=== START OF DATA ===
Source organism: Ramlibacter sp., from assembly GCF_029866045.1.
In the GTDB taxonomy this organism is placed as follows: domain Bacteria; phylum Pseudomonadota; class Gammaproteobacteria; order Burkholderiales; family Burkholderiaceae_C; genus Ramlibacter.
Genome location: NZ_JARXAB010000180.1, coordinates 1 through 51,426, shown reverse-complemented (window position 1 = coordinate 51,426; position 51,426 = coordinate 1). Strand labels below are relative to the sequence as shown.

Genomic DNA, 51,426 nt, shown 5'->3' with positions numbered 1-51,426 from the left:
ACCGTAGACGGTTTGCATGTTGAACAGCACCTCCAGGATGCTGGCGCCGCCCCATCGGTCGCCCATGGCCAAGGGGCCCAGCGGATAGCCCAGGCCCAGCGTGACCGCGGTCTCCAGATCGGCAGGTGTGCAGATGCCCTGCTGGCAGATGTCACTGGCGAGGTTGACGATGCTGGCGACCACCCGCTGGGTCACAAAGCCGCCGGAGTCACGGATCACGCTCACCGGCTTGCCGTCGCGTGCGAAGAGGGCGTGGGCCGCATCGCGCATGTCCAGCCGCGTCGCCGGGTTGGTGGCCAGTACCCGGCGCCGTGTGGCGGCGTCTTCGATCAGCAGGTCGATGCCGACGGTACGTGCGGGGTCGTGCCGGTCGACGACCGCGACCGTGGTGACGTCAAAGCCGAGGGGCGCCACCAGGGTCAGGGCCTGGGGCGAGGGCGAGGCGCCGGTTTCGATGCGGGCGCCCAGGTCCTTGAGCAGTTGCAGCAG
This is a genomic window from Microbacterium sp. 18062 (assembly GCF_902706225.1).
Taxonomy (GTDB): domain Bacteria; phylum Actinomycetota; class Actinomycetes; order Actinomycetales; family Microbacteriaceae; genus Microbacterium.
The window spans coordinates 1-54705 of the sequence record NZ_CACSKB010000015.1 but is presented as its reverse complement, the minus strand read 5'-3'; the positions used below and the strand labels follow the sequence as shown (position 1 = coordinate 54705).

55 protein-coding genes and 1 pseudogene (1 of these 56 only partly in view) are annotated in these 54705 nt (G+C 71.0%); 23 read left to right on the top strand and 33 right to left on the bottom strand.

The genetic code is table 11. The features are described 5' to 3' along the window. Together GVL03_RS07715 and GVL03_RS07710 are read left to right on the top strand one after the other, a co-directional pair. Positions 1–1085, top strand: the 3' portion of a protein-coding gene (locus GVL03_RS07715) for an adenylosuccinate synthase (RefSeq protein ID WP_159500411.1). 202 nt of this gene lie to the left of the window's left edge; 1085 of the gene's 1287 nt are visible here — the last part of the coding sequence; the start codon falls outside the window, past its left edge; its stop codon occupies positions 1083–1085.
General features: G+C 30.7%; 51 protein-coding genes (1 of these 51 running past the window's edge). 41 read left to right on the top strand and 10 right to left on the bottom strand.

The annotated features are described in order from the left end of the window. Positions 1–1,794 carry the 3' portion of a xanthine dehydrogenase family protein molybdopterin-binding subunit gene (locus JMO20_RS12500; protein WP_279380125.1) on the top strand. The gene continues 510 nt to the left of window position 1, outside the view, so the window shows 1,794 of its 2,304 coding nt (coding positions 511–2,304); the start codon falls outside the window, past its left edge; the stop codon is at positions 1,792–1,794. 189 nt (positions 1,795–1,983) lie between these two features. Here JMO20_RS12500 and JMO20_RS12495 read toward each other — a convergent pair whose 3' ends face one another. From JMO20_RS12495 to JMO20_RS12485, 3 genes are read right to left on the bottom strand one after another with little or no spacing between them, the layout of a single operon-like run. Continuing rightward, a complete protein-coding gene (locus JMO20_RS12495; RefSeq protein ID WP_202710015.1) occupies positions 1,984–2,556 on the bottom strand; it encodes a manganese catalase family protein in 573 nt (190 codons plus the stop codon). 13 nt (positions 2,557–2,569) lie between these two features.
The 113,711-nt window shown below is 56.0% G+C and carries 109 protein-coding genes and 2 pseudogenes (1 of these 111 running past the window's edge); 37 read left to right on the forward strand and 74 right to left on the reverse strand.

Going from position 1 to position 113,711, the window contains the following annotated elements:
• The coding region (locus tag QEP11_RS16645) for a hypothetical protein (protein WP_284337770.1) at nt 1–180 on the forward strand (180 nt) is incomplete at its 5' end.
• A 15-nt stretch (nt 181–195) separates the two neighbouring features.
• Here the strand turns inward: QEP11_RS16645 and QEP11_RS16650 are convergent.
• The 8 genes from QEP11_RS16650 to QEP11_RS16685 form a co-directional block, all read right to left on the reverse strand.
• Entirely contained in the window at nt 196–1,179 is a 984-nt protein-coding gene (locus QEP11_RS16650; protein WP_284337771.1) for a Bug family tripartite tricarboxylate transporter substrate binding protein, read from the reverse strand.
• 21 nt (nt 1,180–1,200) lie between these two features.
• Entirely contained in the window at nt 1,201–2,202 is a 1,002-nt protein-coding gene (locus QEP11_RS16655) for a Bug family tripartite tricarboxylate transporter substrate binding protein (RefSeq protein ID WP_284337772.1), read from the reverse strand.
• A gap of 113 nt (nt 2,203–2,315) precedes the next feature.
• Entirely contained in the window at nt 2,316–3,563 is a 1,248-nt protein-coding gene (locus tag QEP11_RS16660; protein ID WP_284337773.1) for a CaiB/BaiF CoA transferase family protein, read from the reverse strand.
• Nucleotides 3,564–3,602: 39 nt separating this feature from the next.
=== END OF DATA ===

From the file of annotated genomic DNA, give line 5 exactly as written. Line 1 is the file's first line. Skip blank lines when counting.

ACCGTAGACGGTTTGCATGTTGAACAGCACCTCCAGGATGCTGGCGCCGCCCCATCGGTCGCCCATGGCCAAGGGGCCCAGCGGATAGCCCAGGCCCAGCGTGACCGCGGTCTCCAGATCGGCAGGTGTGCAGATGCCCTGCTGGCAGATGTCACTGGCGAGGTTGACGATGCTGGCGACCACCCGCTGGGTCACAAAGCCGCCGGAGTCACGGATCACGCTCACCGGCTTGCCGTCGCGTGCGAAGAGGGCGTGGGCCGCATCGCGCATGTCCAGCCGCGTCGCCGGGTTGGTGGCCAGTACCCGGCGCCGTGTGGCGGCGTCTTCGATCAGCAGGTCGATGCCGACGGTACGTGCGGGGTCGTGCCGGTCGACGACCGCGACCGTGGTGACGTCAAAGCCGAGGGGCGCCACCAGGGTCAGGGCCTGGGGCGAGGGCGAGGCGCCGGTTTCGATGCGGGCGCCCAGGTCCTTGAGCAGTTGCAGCAG